XS

Energy Drink Ingredients XS

Secret ingredient: Schisandra, Astragalus

What is that? Schisandra, also known as Wu Wei Zi, Magnolia vine, Gomishi and Kita-Gomishi, is a viney plant with red berries that grows in Northeast China. According to Chris Kilham, “medicine hunter” on the Dr. Oz show, schisandra berry is a “healing treasure” that improves liver processing and cardiovascular function and stops premature aging. Dr. Oz has lots to say about astragalus, too, which he calls a life-changing “sweet warming herb.”  Life-changing as it may be, even the National Center for Complementary and Alternative Medicine admits, ”the evidence for using astragalus for any health condition is limited.”

FRS

Energy Drink Ingredients FRS

Secret ingredient: Quercetin.

What is that? An antioxidant-cum-vasodialator. Quercetin, a so-called flavanoid that gives plants their colors, is known to literally swell your blood vessels so that they can better soak up the caffeine you put in your body. So blood doping. FRS touts the antioxidant as a “super fuel,” but the University of Maryland Health Center researchers “aren’t sure” about that. Nevertheless, Quercetin is “generally considered safe.” Generally.

Street King

Energy Drink Ingredients Street King

Secret ingredient: Acesulfame Potassium (Ace-K)

What is that? Only one of the most dangerous artificial sweeteners in the entire world!  Or as FitDay.com puts it: ”Of all artificial sweeteners, acesulfame-K has undergone the least scientific scrutiny.” The Center for Science in the Public Interest keeps Ace-K, which is 200 times sweeter than sugar, in its “avoid” category, citing safety tests “conducted in the 1970s…of mediocre quality.” Which is probably why it’s commonly known as the “sweet devil.”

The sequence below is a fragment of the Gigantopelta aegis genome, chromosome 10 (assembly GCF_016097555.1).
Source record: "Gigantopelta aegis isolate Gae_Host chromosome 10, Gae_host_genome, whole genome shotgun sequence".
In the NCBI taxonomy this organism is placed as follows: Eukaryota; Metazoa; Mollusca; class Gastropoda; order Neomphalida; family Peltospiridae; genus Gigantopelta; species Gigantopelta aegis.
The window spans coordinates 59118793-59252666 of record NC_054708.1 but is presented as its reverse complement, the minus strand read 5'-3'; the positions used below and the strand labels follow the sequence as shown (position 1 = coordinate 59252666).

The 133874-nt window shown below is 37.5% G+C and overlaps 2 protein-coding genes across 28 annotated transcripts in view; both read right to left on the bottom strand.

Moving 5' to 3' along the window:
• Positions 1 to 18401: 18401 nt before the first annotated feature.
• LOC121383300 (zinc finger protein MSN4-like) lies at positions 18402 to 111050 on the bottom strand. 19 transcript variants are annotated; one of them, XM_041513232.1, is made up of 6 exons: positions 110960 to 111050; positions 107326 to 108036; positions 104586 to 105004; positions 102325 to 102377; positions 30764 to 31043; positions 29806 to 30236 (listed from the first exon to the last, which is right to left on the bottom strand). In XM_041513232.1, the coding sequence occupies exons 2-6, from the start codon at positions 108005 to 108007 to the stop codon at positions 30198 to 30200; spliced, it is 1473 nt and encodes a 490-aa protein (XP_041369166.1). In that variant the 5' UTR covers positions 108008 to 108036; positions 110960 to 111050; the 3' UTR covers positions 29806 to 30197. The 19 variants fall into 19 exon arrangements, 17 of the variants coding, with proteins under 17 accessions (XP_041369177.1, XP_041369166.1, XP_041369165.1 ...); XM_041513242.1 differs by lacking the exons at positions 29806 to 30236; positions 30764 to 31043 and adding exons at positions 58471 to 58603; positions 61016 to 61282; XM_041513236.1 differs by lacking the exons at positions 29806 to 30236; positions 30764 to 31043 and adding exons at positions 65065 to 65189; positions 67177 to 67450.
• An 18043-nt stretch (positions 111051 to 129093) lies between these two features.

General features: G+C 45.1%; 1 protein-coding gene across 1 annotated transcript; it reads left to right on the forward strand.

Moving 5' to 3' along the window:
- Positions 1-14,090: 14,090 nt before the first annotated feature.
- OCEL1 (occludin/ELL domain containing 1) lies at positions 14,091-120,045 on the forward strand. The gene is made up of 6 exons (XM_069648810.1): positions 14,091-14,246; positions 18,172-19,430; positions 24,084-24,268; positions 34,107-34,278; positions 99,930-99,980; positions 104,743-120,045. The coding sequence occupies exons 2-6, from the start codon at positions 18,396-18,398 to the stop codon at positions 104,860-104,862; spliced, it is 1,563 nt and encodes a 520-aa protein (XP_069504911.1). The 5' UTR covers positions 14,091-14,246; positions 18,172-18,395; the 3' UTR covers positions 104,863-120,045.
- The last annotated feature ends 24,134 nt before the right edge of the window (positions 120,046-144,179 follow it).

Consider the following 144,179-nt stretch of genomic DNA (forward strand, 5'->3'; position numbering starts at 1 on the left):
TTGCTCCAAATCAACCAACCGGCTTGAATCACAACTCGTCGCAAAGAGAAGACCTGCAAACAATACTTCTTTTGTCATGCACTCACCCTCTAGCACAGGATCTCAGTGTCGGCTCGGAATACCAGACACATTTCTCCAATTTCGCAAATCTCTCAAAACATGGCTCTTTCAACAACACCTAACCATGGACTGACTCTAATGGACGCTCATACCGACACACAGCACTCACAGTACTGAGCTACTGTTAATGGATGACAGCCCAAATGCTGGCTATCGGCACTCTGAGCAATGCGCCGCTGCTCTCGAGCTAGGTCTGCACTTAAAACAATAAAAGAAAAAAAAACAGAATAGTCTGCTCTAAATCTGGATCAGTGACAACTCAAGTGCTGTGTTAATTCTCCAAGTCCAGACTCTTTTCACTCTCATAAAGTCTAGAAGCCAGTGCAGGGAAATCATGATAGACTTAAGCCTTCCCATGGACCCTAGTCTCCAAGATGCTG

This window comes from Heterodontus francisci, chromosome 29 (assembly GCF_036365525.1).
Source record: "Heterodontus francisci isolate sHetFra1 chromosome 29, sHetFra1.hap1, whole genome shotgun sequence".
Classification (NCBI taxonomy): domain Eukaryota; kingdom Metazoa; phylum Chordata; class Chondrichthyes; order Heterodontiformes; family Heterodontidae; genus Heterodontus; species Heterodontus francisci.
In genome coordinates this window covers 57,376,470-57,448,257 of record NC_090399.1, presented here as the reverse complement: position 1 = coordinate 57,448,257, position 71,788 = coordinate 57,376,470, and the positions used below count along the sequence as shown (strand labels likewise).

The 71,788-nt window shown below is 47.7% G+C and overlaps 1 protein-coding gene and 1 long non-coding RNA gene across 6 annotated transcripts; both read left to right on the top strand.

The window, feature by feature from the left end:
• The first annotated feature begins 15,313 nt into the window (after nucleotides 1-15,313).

Rockstar

About to enter broad distribution via the Pepsi bottling system, ROCKSTAR Energy Drink is formulated with herbal blends in 11 amazing flavors.  (PRNewsFoto/PepsiCo) (Newscom TagID: prnphotos079042)     [Photo via Newscom]

PEPSICO/PR NEWSWIRE

Secret ingredient: Milk Thistle

What is that? A flowering herb, kind of like a daisy or ragweed. The antioxidant inside of it, silymarin, may treat some liver diseases, diminish hangovers and treat diabetes. It’s also an (unproven) anti-inflammatory. Unfortunately The New York Times deems milk thistle’s benefits “mixed at best.”

RedLine

Energy Drink Ingredients Redline

Secret ingredient: Vinpocetine

What is that? A semi-synthetic nutritional supplement. The chemical comes from a dainty periwinkle plant called the Vinca minor—something RedLine doesn’t exactly shout about on its website, which features scarily muscular men with chest tattoos modeling their strength (and boosted energy!). Various health websites maintain that vinpocetine is utterly unreliable as a dietary supplement: “It is not known exactly how vinpocetine works,” says WebMD, “but it might increase blood flow to the brain and offer some protection for brain cells (neurons) against injury.” Scientific tests are for squares, anyway.